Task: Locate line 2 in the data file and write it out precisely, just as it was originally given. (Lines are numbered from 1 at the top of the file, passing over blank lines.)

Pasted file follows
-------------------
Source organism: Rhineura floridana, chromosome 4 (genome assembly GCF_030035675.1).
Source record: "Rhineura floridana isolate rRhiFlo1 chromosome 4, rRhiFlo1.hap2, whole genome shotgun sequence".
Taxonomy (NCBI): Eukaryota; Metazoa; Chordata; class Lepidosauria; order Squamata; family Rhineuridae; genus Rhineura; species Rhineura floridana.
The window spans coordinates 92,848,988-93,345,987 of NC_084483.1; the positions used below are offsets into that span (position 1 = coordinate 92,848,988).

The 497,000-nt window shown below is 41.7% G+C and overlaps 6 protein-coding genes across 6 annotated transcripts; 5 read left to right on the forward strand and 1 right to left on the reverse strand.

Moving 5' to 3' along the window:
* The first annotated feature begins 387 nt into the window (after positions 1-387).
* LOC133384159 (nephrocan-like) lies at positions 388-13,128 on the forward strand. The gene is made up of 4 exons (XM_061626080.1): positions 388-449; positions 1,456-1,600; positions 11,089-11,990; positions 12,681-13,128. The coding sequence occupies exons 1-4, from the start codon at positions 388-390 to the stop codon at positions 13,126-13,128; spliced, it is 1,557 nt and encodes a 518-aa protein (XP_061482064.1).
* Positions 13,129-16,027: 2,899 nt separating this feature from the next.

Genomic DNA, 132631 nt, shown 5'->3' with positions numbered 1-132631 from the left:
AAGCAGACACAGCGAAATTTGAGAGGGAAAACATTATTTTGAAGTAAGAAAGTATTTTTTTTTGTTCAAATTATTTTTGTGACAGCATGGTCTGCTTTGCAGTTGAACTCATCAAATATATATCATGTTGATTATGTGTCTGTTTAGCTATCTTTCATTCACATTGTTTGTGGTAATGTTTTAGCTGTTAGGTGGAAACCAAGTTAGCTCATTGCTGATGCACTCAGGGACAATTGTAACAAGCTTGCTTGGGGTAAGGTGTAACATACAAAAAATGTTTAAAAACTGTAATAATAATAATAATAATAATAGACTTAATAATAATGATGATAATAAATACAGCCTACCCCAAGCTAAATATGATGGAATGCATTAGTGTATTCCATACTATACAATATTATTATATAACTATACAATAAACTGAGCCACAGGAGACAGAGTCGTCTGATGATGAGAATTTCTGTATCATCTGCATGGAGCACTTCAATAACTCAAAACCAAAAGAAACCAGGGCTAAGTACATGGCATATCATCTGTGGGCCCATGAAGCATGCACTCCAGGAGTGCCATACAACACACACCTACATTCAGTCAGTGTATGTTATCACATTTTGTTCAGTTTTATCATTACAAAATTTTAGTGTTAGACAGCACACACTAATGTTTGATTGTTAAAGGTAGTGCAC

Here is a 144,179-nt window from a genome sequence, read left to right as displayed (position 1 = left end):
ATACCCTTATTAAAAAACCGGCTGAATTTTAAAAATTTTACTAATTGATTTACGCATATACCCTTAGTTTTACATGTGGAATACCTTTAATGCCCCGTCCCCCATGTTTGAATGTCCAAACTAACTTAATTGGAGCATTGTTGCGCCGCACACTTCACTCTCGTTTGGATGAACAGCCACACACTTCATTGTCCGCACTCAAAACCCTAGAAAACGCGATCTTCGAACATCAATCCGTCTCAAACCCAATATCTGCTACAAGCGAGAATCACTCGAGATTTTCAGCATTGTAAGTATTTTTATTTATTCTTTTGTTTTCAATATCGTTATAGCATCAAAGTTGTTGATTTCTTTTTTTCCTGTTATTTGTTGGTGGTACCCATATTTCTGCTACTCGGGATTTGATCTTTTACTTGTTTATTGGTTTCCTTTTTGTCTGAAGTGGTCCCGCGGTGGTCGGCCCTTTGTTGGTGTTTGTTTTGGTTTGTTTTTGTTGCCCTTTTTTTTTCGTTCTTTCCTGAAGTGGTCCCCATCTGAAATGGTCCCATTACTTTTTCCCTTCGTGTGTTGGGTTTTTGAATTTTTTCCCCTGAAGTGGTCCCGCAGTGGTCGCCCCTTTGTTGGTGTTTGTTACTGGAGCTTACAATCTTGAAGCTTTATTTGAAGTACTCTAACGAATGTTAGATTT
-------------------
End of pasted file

Source record: "Rhineura floridana isolate rRhiFlo1 chromosome 4, rRhiFlo1.hap2, whole genome shotgun sequence".